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Stanley David Gedzelman
and
Michael Vollmer

Abstract

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Stanley David Gedzelman
and
Michael Vollmer

We present simple radiative transfer models for the radiance and color of atmospheric optical phenomena. Skylight, halos, and rainbows are treated as singly scattered sunlight that is depleted by scattering as it passes through a plane-parallel atmosphere and a vertical rain shaft or a geometrically thin cloud layer. Skylight in a molecular atmosphere grades from deep blue at the zenith to pale blue near the horizon whenever the solar zenith angle φ sun ≤ 80°. Skylight near the horizon is orange resulting from wavelength-dependent scattering by air molecules and aerosol particles through a long oblique path through the atmosphere when the sun is low in the sky (φ sun ≥ 85°). Halos (and coronas) seen through clouds facing the sun are brightest for cloud optical depth τ cld ≈ cos(φ sun), and fade to obscurity for τ cld ≥ 5. Rainbows (and glories), seen by light that is backscattered from clouds, also appear most dramatic when 0.2 ≤ τ cld ≤ 1, but remain visible even in the thickest clouds.

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Feng Ding
,
Andrey Savtchenko
,
Thomas Hearty
,
Jennifer Wei
,
Michael Theobald
,
Bruce Vollmer
,
Baijun Tian
, and
Eric Fetzer

Abstract

The Atmospheric Infrared Sounder (AIRS) on board NASA’s Aqua satellite provides more than 16 years of data. Its monthly gridded (Level 3) product has been widely used for climate research and applications. Since counts of successful soundings in a grid cell are used to derive monthly averages, this averaged by observations (ABO) approach effectively gives equal importance to all participating soundings within a month. It is conceivable then that days with more observations due to day-to-day orbit shift and regimes with better retrieval skills will contribute disproportionately to the monthly average within a cell. Alternatively, the AIRS Level 3 monthly product can be produced through an averaged by days (ABD) approach, where the monthly mean in a grid cell is a simple average of the daily means. The effects of these averaging methods on the AIRS version 6 monthly product are assessed quantitatively using temperature and water vapor at the surface and 500 hPa. The ABO method results in a warmer (slightly colder) global mean temperature at the surface (500 hPa) and a drier global mean water vapor than ABD method. The AIRS multiyear monthly mean temperature and water vapor from both methods are also compared with the Modern-Era Retrospective Analysis for Research and Applications version 2 (MERRA-2) product and evaluated with a simulation experiment, indicating the ABD method has lower error and is more closely correlated with MERRA-2. In summary, the ABD method is recommended for future versions of the AIRS Level 3 monthly product and more data services supporting Level 3 aggregation are needed.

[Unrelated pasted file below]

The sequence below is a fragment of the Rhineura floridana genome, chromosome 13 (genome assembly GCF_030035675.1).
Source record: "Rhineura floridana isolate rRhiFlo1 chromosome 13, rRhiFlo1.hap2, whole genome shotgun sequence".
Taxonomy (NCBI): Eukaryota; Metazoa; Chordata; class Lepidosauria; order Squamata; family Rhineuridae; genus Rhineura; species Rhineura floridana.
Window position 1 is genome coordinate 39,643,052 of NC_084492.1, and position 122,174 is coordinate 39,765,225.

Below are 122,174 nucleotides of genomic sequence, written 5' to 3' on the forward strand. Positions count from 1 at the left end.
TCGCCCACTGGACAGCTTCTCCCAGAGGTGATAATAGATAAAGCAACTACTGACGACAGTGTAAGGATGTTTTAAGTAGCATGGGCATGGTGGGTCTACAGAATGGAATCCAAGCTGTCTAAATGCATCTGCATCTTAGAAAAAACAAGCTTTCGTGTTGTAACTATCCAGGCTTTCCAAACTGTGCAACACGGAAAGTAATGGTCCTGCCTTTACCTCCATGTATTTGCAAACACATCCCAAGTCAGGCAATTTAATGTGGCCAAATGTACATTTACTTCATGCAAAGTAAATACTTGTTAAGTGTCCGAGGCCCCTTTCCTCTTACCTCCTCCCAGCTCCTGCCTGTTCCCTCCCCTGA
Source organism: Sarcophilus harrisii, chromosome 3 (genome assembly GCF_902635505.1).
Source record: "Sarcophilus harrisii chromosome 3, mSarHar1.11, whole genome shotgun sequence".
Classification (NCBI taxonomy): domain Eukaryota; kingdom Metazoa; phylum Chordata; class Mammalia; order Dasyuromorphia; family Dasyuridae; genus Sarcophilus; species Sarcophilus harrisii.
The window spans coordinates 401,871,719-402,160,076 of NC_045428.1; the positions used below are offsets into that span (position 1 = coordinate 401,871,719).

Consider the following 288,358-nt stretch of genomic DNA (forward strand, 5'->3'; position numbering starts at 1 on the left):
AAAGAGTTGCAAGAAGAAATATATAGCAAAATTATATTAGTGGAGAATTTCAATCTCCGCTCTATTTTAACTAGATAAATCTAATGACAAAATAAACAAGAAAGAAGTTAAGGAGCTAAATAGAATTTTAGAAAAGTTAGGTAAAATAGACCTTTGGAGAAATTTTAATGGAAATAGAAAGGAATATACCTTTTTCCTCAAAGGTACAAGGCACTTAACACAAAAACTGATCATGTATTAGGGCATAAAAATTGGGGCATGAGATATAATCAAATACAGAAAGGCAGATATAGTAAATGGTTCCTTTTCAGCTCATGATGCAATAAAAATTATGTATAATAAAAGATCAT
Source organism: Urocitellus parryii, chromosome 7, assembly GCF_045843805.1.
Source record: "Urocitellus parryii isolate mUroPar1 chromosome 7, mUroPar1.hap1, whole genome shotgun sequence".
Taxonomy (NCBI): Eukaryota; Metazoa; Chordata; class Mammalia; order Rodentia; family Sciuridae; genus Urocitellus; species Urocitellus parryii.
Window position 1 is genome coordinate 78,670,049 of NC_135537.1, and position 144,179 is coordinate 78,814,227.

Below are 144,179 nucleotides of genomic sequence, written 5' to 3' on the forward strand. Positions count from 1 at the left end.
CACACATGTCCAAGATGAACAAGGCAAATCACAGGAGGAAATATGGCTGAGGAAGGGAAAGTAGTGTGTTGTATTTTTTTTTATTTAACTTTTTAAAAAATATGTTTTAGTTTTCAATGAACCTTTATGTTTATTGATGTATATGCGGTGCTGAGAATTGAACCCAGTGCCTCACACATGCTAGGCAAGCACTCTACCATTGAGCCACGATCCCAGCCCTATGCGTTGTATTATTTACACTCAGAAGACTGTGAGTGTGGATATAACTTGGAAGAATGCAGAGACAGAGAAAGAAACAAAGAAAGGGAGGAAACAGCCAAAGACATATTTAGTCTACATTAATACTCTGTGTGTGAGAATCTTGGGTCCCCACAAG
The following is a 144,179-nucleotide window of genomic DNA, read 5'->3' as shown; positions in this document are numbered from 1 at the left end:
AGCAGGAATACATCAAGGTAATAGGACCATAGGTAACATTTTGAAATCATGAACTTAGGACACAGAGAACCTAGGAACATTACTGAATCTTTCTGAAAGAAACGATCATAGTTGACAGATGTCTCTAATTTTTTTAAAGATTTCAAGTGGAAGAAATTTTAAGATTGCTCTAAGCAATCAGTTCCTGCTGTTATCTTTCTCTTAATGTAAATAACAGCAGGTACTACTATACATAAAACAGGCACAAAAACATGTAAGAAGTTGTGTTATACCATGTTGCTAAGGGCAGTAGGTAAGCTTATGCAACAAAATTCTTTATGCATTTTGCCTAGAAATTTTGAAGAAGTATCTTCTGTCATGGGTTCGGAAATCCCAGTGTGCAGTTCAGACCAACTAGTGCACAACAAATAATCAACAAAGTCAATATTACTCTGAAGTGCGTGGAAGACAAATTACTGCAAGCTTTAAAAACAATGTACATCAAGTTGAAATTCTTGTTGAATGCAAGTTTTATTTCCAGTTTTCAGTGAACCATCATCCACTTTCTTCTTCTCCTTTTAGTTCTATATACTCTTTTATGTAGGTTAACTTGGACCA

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Michael F. Jasinski
,
Jordan S. Borak
,
Sujay V. Kumar
,
David M. Mocko
,
Christa D. Peters-Lidard
,
Matthew Rodell
,
Hualan Rui
,
Hiroko K. Beaudoing
,
Bruce E. Vollmer
,
Kristi R. Arsenault
,
Bailing Li
,
John D. Bolten
, and
Natthachet Tangdamrongsub

Abstract

Terrestrial hydrologic trends over the conterminous United States are estimated for 1980–2015 using the National Climate Assessment Land Data Assimilation System (NCA-LDAS) reanalysis. NCA-LDAS employs the uncoupled Noah version 3.3 land surface model at 0.125° × 0.125° forced with NLDAS-2 meteorology, rescaled Climate Prediction Center precipitation, and assimilated satellite-based soil moisture, snow depth, and irrigation products. Mean annual trends are reported using the nonparametric Mann–Kendall test at p < 0.1 significance. Results illustrate the interrelationship between regional gradients in forcing trends and trends in other land energy and water stores and fluxes. Mean precipitation trends range from +3 to +9 mm yr−1 in the upper Great Plains and Northeast to −1 to −9 mm yr−1 in the West and South, net radiation flux trends range from +0.05 to +0.20 W m−2 yr−1 in the East to −0.05 to −0.20 W m−2 yr−1 in the West, and U.S.-wide temperature trends average about +0.03 K yr−1. Trends in soil moisture, snow cover, latent and sensible heat fluxes, and runoff are consistent with forcings, contributing to increasing evaporative fraction trends from west to east. Evaluation of NCA-LDAS trends compared to independent data indicates mixed results. The RMSE of U.S.-wide trends in number of snow cover days improved from 3.13 to 2.89 days yr−1 while trend detection increased 11%. Trends in latent heat flux were hardly affected, with RMSE decreasing only from 0.17 to 0.16 W m−2 yr−1, while trend detection increased 2%. NCA-LDAS runoff trends degraded significantly from 2.6 to 16.1 mm yr−1 while trend detection was unaffected. Analysis also indicated that NCA-LDAS exhibits relatively more skill in low precipitation station density areas, suggesting there are limits to the effectiveness of satellite data assimilation in densely gauged regions. Overall, NCA-LDAS demonstrates capability for quantifying physically consistent, U.S. hydrologic climate trends over the satellite era.

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